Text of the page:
The Borat remote access trojan (RAT) can deliver a payload of spyware, ransomware or perform a DDoS attack according to Cyble researchers. Pictured: Comedian/actor Sacha Baron Cohen arrives at the premiere of "Borat: Cultural Learnings Of America" held at the Grauman's Chinese Theatre on Oct. 23, 2006, in Hollywood, Calif. (Photo by David Livingston/Getty Images)

Researchers late last week found a new remote access trojan (RAT) called Borat that unlike most other RATs, can execute ransomware and DDoS attacks.

Named after the popular movies starring Sacha Baron Cohen, Cyble researchers said in a blog post that the Borat RAT has an option to deliver a ransomware payload to the victim’s machine to encrypt users’ files as well as to demand a ransom.

The researchers said like other ransomware, Borat also can create a ransom note on the victim’s machine. Borat can also disrupt the normal traffic of a targeted server by performing a DDoS attack.

The Borat RAT presents itself as a new distinctive triple threat combining ransomware, spyware and DDoS attacks, said Chuck Everette, director of cybersecurity advocacy at Deep Instinct.

Everette said while RATs are common, Borat seems a bit more like a combination of potent utility tools for cyberattacks. It also adds several additional tools and utilities such as stealing, Discord tokens, taking control of Windows operating systems, using and capturing users' microphones and cameras, blanking the screen, moving or hiding taskbar and desktop.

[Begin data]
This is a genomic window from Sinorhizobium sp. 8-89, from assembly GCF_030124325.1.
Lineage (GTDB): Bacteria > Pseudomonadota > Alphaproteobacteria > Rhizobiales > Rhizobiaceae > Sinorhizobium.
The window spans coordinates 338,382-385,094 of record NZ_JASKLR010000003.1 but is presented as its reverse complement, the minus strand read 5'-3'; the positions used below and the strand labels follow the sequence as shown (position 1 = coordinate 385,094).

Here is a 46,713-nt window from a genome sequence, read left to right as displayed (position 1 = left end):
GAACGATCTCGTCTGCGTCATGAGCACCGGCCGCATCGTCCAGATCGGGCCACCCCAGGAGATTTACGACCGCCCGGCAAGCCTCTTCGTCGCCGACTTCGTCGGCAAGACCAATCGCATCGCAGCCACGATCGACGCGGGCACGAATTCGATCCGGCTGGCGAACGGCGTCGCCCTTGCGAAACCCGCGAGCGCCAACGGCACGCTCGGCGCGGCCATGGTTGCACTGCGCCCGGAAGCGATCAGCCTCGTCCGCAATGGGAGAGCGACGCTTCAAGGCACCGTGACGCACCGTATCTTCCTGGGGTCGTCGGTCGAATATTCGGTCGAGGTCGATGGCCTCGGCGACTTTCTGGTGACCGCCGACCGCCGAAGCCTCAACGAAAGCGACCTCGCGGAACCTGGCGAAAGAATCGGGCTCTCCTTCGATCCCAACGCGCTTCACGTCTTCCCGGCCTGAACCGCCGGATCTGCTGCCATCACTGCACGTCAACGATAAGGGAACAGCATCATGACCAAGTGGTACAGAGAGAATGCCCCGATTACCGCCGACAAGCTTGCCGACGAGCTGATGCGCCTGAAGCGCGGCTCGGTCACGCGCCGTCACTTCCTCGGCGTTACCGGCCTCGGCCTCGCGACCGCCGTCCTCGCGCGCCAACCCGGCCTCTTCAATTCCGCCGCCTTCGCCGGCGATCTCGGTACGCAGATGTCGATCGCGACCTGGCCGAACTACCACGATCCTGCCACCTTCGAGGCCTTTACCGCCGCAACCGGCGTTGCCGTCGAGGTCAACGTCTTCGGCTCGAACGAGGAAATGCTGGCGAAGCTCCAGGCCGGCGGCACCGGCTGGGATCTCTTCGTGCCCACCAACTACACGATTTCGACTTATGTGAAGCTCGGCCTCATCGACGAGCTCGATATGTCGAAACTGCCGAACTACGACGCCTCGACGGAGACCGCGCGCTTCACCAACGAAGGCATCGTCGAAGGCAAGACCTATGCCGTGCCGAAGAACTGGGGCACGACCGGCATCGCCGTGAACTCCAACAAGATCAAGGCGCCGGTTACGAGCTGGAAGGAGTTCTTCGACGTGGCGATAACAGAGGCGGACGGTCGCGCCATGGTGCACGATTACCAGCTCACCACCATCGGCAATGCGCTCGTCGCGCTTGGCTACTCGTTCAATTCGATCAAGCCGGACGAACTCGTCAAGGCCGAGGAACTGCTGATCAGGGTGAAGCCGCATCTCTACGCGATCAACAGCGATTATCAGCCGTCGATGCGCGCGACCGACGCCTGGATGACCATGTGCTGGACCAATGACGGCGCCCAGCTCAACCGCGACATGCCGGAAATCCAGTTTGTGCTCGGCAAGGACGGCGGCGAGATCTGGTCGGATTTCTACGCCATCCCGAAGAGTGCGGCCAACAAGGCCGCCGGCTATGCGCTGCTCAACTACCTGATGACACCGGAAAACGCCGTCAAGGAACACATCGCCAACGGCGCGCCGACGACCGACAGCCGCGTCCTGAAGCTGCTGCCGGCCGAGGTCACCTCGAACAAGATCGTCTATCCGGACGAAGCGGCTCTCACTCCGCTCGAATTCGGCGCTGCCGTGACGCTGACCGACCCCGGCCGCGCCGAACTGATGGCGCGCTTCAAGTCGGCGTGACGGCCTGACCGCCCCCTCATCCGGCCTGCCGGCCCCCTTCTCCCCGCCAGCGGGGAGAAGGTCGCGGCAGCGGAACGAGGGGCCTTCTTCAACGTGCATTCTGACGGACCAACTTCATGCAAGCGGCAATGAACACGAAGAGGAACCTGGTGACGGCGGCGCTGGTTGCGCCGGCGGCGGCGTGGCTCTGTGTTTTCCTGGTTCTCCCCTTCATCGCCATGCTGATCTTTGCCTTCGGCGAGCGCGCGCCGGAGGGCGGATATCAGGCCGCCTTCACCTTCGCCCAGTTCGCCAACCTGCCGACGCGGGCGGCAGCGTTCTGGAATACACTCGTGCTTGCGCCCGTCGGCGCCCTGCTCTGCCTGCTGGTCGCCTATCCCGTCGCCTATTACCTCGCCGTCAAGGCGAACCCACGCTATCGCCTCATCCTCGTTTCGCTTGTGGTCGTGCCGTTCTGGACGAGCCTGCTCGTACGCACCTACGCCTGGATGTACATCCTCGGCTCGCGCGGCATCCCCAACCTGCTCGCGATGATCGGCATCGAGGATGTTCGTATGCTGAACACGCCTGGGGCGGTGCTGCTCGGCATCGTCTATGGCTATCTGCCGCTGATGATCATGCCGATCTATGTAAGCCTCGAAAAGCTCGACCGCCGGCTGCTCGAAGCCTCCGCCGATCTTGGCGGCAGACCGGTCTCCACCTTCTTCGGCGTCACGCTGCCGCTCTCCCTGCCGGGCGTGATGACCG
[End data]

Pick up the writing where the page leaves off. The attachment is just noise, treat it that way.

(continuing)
“New threats, such as the Borat RAT shows the creativity and sophistication of cyber threats,” Everette said. “Unfortunately, threat actors are pushing out more ‘easy to use’ tools to engage with common criminals and expand their footprint. We can expect more of these hacker tool kits in the future. The good news is that the initial attack and entry point basically has not changed, so a good AI security solution like deep learning will identify and prevent these threats.”

Jack Mannino, CEO at nVisium, added that ransomware and DDoS attacks are a constant threat for organizations and attackers can exploit security bugs and flaws within software to amplify these attacks. Mannino said as these attacks are highly effective and can often be launched at a relatively low cost, DDoS threats will continue as a persistent, real risk for today’s digital organizations.

“Organizations can prepare themselves by performing security and quality testing of their software to ensure failures or functions that consume excessive resources cannot be abused to overwhelm any of their systems,” Mannino said.